As with Strategy 2, this also worked well on those occasions where underdogs stood out as having a fighters chance of causing an upset. As you’d expect, there were many trades that were triggered but where the favourite got back into the match and won, resulting in scratch trades, but occasionally if worked out well and was a nice diversifier to Strategies 1 and 2.
So there we have it – a successful Wimbledon Project using pre-determined orders in the market to mimic (as best as possible) some of the most profitable in-play trading strategies in a set & forget style.
Obviously, two weeks and just a hundred or so bets is a small sample size to truly judge this on, but I’m pleased that it is possible to bet in this style and in a way that gets around having to watch and trade matches in play, which can be time-consuming and where you can only realistically trade 1-2 matches at a time. I’d say these passive strategies are still sub-optimal versus trading in-play but they are a pretty good substitute.
I’m always testing new ideas with tennis trading and I think these three certainly pass the test and will remain active in my betting arsenal for the foreseeable future.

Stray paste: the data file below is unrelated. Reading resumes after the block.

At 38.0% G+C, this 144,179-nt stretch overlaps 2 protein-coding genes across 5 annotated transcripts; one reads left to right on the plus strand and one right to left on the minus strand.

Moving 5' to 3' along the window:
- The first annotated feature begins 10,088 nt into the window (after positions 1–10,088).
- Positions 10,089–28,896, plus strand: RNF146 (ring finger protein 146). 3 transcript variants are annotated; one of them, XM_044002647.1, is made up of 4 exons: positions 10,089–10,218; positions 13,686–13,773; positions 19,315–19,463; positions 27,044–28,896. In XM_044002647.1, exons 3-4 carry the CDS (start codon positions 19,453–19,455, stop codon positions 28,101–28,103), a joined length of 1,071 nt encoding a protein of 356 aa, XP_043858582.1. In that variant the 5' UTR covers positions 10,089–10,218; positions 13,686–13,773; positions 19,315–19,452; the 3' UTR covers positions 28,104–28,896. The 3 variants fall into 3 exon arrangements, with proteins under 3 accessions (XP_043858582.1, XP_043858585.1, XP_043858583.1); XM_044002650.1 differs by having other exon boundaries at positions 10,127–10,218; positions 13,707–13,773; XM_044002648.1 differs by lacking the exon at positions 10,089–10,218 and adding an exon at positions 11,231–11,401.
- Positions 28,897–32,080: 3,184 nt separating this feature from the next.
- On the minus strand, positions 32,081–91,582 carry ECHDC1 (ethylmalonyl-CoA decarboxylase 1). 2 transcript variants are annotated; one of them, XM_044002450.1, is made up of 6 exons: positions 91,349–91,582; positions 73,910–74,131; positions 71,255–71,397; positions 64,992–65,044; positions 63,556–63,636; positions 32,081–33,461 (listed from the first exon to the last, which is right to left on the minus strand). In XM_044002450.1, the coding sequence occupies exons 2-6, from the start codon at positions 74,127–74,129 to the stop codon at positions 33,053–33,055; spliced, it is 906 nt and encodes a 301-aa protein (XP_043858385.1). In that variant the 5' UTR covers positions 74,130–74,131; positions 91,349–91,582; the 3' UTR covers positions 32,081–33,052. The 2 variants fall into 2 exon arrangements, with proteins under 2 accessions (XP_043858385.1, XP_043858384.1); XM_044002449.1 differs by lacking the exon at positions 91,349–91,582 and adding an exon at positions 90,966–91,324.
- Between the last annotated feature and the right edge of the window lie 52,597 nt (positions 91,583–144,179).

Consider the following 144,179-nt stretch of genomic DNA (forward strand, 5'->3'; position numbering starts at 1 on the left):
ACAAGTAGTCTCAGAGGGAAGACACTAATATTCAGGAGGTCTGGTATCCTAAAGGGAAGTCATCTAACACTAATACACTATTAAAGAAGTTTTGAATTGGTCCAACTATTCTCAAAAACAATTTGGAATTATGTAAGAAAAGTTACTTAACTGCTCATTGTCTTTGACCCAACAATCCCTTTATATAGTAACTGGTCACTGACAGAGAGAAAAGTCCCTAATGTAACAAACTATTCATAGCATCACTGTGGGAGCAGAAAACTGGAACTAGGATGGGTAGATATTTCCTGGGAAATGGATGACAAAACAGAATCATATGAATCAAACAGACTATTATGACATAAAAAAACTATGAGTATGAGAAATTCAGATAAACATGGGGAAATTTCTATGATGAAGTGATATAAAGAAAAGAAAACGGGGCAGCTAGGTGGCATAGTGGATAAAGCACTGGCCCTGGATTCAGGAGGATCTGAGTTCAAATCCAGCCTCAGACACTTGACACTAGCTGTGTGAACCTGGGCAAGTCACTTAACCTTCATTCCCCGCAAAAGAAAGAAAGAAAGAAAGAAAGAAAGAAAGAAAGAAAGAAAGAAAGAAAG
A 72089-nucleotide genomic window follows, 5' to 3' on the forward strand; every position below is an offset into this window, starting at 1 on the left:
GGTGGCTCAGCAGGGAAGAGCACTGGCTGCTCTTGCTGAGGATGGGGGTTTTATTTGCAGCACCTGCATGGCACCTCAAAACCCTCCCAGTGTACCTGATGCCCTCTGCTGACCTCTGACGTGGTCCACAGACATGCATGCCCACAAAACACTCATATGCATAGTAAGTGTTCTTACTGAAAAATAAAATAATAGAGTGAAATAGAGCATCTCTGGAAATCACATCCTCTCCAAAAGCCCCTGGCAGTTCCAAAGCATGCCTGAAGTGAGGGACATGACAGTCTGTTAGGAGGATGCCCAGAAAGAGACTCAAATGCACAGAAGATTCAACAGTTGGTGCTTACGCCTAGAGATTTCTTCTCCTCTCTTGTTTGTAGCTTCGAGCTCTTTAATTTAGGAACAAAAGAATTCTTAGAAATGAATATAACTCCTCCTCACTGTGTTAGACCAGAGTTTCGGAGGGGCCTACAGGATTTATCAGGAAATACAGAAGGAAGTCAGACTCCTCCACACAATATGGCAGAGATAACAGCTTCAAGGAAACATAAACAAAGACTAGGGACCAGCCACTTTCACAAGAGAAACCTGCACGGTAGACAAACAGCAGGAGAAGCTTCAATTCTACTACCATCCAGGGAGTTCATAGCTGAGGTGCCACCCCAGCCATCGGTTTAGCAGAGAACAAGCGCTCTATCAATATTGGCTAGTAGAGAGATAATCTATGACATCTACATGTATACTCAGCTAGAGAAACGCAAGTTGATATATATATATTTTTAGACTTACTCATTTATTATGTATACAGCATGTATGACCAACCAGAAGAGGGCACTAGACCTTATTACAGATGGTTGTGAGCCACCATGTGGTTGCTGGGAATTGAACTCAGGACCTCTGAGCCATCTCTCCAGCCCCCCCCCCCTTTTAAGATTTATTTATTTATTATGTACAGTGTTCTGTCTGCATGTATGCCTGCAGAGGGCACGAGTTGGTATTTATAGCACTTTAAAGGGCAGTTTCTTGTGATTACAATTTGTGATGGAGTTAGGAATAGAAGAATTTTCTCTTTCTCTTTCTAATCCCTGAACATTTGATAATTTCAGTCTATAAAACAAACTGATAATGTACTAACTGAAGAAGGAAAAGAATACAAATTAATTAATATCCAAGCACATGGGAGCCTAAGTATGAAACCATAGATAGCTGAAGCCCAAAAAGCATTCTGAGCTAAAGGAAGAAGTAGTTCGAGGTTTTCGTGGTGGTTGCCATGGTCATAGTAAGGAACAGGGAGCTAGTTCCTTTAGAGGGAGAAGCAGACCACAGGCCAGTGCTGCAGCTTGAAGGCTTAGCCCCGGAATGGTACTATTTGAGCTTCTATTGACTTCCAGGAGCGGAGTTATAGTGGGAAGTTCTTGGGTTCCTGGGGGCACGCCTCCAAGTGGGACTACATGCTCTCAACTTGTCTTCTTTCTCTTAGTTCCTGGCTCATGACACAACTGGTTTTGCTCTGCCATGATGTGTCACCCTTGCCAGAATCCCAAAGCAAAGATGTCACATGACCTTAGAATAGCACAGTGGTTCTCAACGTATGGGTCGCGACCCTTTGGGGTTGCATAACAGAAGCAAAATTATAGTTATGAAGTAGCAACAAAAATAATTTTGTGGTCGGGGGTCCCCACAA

I hope you enjoyed following along with my results and that you enjoyed Wimbledon in general. The grass season is short and Wimbledon pretty much spells the end of grass court tournaments for the season. Soon the tour moves onto the hard courts of North America ahead of the U.S. Open – the final slam of the season. The second half of the year has historically been very lucrative for tennis betting/trading and I’m looking forward to continuing to push things forward in this area.
If you have any questions or are interested in knowing more let me know in the comments below. I’m starting to think about a dedicated site for tennis trading with courses to teach these and other strategies.
Until the next time!